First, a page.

San Francisco – Apple (NASD: AAPL) on Wednesday
unveiled its long-anticipated tablet computer, the "iPad," at a media
event in San Francisco.
The device, which will cost between $500 and $830 when it ships in coming
months, is a half-inch thin, weighs 1.5 lbs., and sports a 9.7-inch display
with virtual keyboard, built-in speakers and microphone. "It looks like,
well, a big iPhone, pretty much as anticipated," The New York Times wrote
on its live blog of the event.
The device will be available with 16GB, 32GB or
64GB of Flash-based storage. For connectivity, it features free AT&T (NYSE: T) Wi-Fi hotspots,
Bluetooth and AT&T 3G service, costing $15 for up to 250MB of data per
month, to $29 per month for unlimited data.
Pricing for the iPad will depend on
amount of memory and whether the version supports 3G; a 16GB version without 3G
costs $500, while the 3G version will sell for $630.
Apple said the iPad offers
10 hours of battery life, with over a month of standby life.
On the software
front, the iPad will ship with a built-in calendar, address book, Maps
application, and iTunes Store.
On stage at the event, Apple’s CEO Steve Jobs
said the App Store now counts 140,000 applications, which have been downloaded
3 billion times.
For the iPad, users can access applications as they would
appear on the iPhone, or in automated "pixel-doubled" version that
makes the apps run "full screen." The company also said developers
will be able to modify their applications to take advantage of the iPad’s
Jobs showed off the how the device’s size allows it to more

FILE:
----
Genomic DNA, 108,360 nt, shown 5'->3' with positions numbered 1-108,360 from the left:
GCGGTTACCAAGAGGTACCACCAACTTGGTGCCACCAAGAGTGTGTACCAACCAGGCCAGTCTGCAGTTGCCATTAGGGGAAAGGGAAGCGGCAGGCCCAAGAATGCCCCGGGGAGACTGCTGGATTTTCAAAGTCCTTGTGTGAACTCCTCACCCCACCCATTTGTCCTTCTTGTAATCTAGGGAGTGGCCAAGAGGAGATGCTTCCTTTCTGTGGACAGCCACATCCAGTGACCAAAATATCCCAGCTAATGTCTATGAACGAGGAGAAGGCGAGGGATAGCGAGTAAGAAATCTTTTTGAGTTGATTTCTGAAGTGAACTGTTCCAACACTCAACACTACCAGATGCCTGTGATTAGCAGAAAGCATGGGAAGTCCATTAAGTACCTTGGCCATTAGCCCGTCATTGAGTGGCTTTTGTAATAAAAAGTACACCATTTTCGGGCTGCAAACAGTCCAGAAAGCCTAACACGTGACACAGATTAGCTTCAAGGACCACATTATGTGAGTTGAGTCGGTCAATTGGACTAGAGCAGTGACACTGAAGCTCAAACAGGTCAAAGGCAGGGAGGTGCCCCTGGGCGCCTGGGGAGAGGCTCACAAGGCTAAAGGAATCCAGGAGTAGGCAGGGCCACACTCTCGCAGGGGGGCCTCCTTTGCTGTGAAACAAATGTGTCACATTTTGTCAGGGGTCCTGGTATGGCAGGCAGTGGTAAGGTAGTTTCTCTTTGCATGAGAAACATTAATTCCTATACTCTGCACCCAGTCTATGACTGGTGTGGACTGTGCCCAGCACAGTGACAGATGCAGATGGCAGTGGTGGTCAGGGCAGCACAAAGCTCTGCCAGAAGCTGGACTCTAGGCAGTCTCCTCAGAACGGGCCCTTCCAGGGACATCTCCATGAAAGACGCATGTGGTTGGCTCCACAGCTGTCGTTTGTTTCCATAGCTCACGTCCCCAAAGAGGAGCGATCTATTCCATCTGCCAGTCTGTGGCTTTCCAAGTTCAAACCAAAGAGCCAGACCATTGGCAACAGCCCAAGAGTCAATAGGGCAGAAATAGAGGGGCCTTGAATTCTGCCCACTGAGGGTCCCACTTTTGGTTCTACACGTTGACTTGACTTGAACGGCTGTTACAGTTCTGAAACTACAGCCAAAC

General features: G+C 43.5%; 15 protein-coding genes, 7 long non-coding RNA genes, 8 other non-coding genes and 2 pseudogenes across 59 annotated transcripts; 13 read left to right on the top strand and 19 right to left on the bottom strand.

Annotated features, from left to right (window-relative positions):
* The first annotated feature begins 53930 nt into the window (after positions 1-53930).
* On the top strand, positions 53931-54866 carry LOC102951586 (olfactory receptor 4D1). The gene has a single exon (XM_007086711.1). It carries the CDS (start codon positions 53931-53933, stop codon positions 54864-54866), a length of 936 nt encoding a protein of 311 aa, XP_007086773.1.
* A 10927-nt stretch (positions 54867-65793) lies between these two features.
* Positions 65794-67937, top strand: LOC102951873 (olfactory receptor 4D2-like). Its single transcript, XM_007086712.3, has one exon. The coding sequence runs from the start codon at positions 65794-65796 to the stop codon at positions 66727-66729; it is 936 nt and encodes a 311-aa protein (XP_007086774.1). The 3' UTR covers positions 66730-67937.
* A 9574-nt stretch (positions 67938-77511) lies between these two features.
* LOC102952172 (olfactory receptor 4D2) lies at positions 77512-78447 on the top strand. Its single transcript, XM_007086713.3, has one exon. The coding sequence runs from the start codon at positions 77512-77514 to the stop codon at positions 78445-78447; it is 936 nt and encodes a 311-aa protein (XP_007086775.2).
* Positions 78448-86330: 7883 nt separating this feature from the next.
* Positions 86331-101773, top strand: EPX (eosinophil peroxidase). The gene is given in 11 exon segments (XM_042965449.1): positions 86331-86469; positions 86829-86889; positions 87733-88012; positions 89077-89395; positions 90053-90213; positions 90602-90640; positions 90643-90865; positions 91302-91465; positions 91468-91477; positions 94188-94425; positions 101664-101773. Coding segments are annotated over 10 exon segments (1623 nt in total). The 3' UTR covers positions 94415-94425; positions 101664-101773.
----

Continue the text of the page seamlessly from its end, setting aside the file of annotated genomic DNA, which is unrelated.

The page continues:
properly display newspaper websites, including Time.com and NYTimes.com, and
was joined on stage by Martin Nisenholtz, senior vice president of digital
operations for The New York Times Company.
A new iBooks application for the
iPad will let users download e-books directly from the iTunes Store in the EPUB
format. Apple touted support from publishers including Penguin, HarperCollins,
Simon & Schuster, Macmillan and Hachette.
Several of the bloggers covering
the event reiterated a potential concern with regard to watching long-form
video on a tablet computer: that a user would have to prop the device up on her
lap, or else peer down at it resting on a flat surface — with the alternative
being to hold it at an angle for two-plus hours during a movie.
A dock accessory
announced appears to serve as a prop for the device; Apple will also a physical
keyboard accessory for the iPad, that doubles as a battery charger.
without 3G will ship in 60 days, while the 3G models will ship in 90; while pre-orders
are not yet available, the company is offering an email notification service.